Review by it
Monday, May 16, 2016
- Very good drive and handling
- Cheap and practical
- A superb estate version, especially with the V6 engine
- Unreliable suspension
- Not as spacious as other cars in the same class
- Bertone has failed to deliver on the styling
The Xantia is a hard working and practical car. The reason why it's enjoyed such popularity in Europe is that, although it's not a brilliant car, there's also nothing too much wrong with it. Its most characteristic feature is the hydropneumatic self-levelling suspension that was first used on a 1950s Citroen DS and has remained on the French manufacturer's menu ever since. Although the Citroen's unique suspension provides superb comfort, it's not very reliable.
Exterior and Interior
It's a typical Citroen of the 90s, low and thin with a pointed front end. The styling is rather ascetic and unpretentious. The same theme continues in the cabin, and although it was styled by the famous Italian Bertone design studio, this Citroen is certainly not ground breaking. If you don't mind the unusually low seating position you will find the car rather comfortable.
Because it is so slim and low, it looks smaller than it actually is. In fact, the Xantia competes in the same sector with cars like Ford Mondeo and Vauxhall Vectra.
It's available in two body styles, a hatch-back sedan and an estate car. The latter version is very practical offering 1690litre boot space with folded seats.
The Xantia often received criticism regarding its poor list of standard equipment. In fact, in the early 90s you could get a Korean car better equipped than the standard model of the Xantia. The basic model, bearing the index X, only listed power steering and central locking as its equipment. A higher version named SX included electric windows and mirrors. Did I say mirrors, I meant mirror, as only the passenger mirror was electric-powered. The drivers mirror had to be handled manually. The top of the range VSX included a full electric assist package (even for the driver's mirror!), good sound system and wooden inlays to go with it. There was no air conditioning though. The criticism was taken in after the 1998 re-styling and the car's front end was touched-up, higher trim levels were added which now included air conditioning and a decent anti-theft system, in case a practically-inclined thief wanted to steal your Xantia.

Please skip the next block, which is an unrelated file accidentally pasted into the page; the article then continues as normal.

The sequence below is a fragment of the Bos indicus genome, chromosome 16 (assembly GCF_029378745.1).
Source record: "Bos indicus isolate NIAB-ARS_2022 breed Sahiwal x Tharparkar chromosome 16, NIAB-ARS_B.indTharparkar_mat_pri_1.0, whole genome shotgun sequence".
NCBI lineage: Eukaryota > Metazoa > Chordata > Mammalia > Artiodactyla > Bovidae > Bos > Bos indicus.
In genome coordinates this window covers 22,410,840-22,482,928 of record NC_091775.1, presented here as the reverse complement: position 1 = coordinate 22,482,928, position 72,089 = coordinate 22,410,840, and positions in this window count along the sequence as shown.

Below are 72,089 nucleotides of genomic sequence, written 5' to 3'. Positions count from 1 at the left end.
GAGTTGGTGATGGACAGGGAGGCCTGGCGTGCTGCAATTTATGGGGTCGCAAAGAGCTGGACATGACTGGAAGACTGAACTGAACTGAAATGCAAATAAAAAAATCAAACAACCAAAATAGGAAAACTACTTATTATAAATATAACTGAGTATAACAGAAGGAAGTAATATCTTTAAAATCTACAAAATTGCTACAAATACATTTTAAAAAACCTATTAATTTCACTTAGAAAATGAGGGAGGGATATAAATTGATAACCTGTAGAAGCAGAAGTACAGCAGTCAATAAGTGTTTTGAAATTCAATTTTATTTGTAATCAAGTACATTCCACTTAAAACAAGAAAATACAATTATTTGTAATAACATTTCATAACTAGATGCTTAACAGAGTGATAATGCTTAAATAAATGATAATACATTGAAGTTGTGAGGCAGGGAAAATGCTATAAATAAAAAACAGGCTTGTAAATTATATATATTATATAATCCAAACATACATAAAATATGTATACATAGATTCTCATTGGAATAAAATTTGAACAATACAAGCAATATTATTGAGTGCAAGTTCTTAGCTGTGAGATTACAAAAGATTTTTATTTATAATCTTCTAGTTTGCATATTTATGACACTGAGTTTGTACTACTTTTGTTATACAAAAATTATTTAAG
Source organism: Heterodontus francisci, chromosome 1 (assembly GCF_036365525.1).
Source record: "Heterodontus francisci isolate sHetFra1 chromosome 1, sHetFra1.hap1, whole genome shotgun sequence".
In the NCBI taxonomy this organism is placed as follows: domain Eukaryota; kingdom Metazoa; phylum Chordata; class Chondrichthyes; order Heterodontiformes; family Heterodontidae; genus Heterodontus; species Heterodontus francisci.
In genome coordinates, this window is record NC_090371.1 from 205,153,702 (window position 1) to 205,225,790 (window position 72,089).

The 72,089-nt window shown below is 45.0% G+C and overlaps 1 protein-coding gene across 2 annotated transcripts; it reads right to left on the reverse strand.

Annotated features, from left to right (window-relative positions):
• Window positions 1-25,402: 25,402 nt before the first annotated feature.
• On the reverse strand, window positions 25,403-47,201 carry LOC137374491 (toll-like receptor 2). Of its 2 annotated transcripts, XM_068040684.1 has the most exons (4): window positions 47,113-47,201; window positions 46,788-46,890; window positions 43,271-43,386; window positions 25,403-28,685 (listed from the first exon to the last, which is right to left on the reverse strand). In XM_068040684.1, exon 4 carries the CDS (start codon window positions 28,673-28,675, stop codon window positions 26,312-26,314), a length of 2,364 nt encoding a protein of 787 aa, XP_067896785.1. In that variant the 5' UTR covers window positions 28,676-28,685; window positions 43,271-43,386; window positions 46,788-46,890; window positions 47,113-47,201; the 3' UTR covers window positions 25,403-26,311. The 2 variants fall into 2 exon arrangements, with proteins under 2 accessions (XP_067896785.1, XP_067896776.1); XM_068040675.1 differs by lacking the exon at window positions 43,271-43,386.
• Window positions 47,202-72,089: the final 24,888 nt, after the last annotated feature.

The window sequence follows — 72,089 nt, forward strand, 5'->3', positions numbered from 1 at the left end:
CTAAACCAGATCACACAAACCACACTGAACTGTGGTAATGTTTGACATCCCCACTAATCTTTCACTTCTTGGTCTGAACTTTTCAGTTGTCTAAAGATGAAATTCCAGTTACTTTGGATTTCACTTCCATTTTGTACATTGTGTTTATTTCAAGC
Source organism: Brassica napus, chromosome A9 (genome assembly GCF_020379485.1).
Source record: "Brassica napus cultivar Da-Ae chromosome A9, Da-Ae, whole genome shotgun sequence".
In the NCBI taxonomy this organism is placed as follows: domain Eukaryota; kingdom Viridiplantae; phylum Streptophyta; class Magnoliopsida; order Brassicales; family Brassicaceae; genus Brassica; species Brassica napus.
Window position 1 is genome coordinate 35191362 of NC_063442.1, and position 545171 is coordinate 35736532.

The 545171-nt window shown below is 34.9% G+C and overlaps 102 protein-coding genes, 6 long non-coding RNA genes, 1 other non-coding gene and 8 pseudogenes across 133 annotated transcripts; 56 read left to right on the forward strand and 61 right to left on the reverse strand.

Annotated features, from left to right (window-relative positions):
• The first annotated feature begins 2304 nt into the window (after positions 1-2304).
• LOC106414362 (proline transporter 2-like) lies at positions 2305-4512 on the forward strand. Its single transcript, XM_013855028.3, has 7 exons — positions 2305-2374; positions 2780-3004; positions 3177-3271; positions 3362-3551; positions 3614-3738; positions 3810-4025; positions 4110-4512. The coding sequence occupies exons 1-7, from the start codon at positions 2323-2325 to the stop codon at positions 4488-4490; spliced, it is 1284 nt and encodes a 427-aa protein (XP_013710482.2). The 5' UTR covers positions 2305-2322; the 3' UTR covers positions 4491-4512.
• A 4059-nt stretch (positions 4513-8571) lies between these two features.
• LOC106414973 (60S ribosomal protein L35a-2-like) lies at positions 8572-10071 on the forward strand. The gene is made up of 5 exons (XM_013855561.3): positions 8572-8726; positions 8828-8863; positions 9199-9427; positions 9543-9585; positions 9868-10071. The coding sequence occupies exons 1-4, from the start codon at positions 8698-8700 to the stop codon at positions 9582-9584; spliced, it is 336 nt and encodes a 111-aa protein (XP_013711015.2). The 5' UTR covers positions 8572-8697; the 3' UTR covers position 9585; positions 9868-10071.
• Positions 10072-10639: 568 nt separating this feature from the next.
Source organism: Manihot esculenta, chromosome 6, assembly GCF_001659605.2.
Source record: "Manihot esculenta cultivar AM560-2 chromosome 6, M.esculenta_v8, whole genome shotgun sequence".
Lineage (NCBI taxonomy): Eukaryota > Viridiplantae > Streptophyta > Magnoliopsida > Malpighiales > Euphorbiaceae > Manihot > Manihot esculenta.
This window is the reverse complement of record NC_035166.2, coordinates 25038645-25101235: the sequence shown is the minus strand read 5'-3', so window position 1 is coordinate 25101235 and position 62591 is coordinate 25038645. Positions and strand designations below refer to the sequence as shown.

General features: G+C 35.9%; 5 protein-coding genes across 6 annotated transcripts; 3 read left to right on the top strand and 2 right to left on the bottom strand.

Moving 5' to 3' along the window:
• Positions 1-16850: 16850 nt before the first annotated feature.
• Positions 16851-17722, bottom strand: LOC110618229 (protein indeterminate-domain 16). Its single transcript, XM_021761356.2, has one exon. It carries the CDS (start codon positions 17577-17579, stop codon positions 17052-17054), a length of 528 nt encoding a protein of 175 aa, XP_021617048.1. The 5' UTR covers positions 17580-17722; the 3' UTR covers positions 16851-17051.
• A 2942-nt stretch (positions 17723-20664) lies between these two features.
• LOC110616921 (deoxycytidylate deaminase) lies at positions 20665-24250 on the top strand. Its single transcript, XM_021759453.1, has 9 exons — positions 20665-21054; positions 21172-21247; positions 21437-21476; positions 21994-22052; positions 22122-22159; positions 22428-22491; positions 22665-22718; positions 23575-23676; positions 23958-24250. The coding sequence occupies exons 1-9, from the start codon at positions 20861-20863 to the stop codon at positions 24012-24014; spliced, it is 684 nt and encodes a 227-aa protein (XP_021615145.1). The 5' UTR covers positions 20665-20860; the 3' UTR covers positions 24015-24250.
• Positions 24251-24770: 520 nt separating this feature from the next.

Performance and Economy
The biggest surprise from Citroen comes when you look at the V6 petrol engine. I bet you didn't expect the placid Xantia to offer you 194bhp of raw power! It's a real rocket that is able to accelerate to 60mph in a little over 8 seconds and reach a top speed of 140mph. The V6 is also available on an estate model making the Citroen one of the cheapest 'sexy estates' that have ever been available on the market. Although they're not expensive to buy, they've got quite an appetite and all you will manage is 24mpg. That's why many people look for the 16-valve (you don't really want an 8-valve engine) petrol engines that are reasonably powered for the car this size and can still deliver around 35mpg.
The diesels are not as economical as you'd expect form the French manufacturer but they will keep you at around 40mpg.
Like to Drive
On a good day it is a joy to drive a Xantia. The car is quite lightweight, the engines are nippy and the hydropneumatic self-levelling suspension provides a smooth ride. That is when it is working. It also has a very sensitive braking system ready for you to apply and will help you to feel safe. You certainly won't have seen such an active braking system on a family car, so it may take some time to get used to. If you get lucky and the suspension doesn't die on you too often, the Xantia is a very practical and good car to own.
Faults and Repairs
The bodywork is excellent. Citroen gave a 10-year warranty on the body panels, but normally, if it doesn't get involved in accidents, the bodywork lasts much longer. You also don't have to worry about the engines - they are reliable and don't require a serious maintenance. They'll even forgive you if you forget to exchange the engine oil on time.
It's really the suspension that should be thoroughly checked for the proper functioning. A good suspension will moderate the uneven surface and provide an excellent ride. If you can feel the bumps and vibrations, it means the next big money repair is approaching as repairing a Xantia's suspension is very expensive.
Considering the short list of standard equipment, you'd expect that the Xantia is not a very sophisticated car. However, there are electrical systems that are very keen to throw surprises at you. One of these systems includes the awkward anti-theft gadget that can fail and stop you from even moving.